Posthaste: Gen Z less worried about fraud, identity theft than older generations | #phishing | #scams


Almost 30% of Gen Z say that identity theft is not likely to happen to them: survey

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Good morning!

While most Canadians agree fraud and identity theft is a serious issue, a recent poll reveals that younger adults, namely gen Z, are the least concerned.

Ninety per cent of the general population see the issue as serious; only 75 per cent of Canadians aged 18 to 24 think so.

And Equifax, the consumer credit reporting agency that conducted the survey, finds that worrying.

“It’s very clear that better communication is needed to warn younger generations about the dangers associated with fraud and identity theft,” said Julie Kuzmic, Equifax Canada’s senior compliance officer of consumer advocacy, in a release. “Criminals engaged in this type of crime can be quick to prey upon people who don’t have their defences up.”

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Twenty-nine per cent of gen-Z Canadians said identity theft was not likely to happen to them compared with 16 per cent of the general population.

The youngest generation of adults is also less likely to agree that they have a responsibility to protect their personal information (71 per cent versus 87 per cent), that companies need to do a better job in protecting that data (68 per cent versus 88 per cent), and that governments should increase penalties for fraud and identity theft (68 per cent versus 88 per cent).

Gen Z is significantly less likely to take steps to prevent fraud before it happens, the survey found.

They are less likely than older generations to screen calls (54 per cent versus 70 per cent), review credit card and bank statements (52 per cent versus 69 per cent), and change online passwords (43 per cent versus 53 per cent).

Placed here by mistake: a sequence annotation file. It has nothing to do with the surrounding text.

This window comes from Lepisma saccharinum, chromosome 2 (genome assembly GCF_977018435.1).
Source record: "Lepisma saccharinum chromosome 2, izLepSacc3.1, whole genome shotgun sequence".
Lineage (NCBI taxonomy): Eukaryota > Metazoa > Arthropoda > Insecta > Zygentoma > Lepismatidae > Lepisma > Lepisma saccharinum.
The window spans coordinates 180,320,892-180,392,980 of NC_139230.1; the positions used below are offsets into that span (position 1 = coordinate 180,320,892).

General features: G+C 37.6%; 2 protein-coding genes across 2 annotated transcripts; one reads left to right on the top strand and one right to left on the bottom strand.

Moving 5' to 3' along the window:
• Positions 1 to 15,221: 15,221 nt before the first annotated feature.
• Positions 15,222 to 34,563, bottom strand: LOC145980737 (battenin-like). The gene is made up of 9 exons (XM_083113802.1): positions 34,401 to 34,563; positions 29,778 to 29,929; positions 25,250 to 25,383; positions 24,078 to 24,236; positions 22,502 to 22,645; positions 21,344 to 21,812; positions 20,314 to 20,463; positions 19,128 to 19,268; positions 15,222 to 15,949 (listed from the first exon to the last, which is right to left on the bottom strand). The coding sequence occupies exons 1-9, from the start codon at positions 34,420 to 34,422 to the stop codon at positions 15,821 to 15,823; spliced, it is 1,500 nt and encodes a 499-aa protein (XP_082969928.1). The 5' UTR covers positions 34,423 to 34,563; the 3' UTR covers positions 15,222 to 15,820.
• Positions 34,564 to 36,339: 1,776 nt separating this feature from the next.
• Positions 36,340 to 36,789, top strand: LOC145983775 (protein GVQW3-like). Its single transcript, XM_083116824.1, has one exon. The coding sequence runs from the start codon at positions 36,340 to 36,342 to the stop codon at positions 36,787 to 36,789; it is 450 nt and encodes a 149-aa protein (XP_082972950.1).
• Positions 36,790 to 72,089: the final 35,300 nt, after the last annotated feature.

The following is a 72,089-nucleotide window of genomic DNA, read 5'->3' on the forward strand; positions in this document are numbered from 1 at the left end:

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However, gen-Z Canadians are more likely (47 per cent) than the general population (45 per cent) to check credit reports for suspicious activity. Kuzmic said doing this routinely is one of the best ways to prevent and detect crime.

Canadians as a whole are taking more care to protect their personal information, Equifax said. Thirty-five per cent of consumers are now using two-factor authentication compared to 26 per cent two years ago.

“It’s encouraging to see more people recognizing the need to better protect their personal information,” said Kuzmic. “Consumers seem to be realizing it’s in their interest to play a more active role in protecting their personal data.”

However, more than half (56 per cent) said they would not know what to do if there was a fraud committed in their name. Gen-Z Canadians are also less likely to turn to credit bureaus for information.

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A majority (83 per cent) of Canadians and 73 per cent of gen Z agree that the government needs to do a better job educating them.

“Regardless of age, most people want their government to do a better job educating about fraud and identity theft,” said Kuzmic. She added that, “all generations and companies of all sizes should be doing their utmost to prevent and detect these crimes.”

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Today’s Posthaste was written by Noella Ovid, with additional reporting from The Canadian Press, Thomson Reuters and Bloomberg.

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